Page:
“Even in high school,” she continues. “I was told, unless you’re a straight-A student, you’ll get a job as a file clerk. That’s what you should aspire to. It always stuck with me in the back of my mind.” That statement, on top of being a self-proclaimed average student who struggled with advanced mathematics, triggered Gloria to make a life-changing decision in her 20s. She decided to enter college in the field of chemistry. “I decided to pursue something difficult for me. Something that would discipline me,” Gloria recalls. “So first, I took a lot of math. When I began to take chemistry, I realized how much I enjoyed the subject and became immersed in my studies.”
Through dogged determination, Gloria achieved her goals and obtained her degree in organic chemistry with a minor in math. She was the first in her family to break the mold, go to college, and graduate. “It wasn’t easy. I worked full-time and went to school part-time. It took me about 8 or 9 years to finish.,” she says, “When I got that degree, it was an affirmation that I had the drive. That I could do it. I didn’t need somebody telling me I could be a file clerk when I could be a chemist.”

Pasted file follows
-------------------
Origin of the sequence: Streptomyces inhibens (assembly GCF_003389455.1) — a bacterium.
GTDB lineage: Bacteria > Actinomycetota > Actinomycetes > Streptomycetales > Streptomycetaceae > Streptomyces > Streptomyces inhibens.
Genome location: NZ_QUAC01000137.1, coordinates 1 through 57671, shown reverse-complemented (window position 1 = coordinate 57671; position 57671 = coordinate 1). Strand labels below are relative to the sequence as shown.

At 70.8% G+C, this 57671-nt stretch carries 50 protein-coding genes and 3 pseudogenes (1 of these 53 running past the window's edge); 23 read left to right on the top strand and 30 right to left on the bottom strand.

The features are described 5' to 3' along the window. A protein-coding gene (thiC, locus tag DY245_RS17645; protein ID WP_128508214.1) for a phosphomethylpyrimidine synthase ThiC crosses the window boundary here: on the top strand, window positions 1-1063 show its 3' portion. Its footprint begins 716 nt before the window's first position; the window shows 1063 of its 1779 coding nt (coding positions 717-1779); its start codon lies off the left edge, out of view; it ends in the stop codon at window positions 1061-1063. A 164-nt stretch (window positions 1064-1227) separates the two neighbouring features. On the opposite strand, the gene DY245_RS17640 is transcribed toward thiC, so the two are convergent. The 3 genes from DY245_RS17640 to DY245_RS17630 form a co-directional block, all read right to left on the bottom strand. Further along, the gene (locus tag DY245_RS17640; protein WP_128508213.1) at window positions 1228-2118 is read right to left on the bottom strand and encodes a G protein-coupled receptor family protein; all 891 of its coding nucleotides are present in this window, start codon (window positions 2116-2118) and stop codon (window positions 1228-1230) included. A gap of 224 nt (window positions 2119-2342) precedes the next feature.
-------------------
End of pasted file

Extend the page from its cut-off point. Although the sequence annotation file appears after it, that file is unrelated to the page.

After graduation, Gloria began looking for her first job in the field. The goal was to be able to support herself and stand on her own two feet. “I thought I could just work for a place doing tasks like washing beakers all day or be a lab tech,” Gloria remembers. “But my first manager, he saw something in me. He thought that I would be a good research and development person. That became my first position.”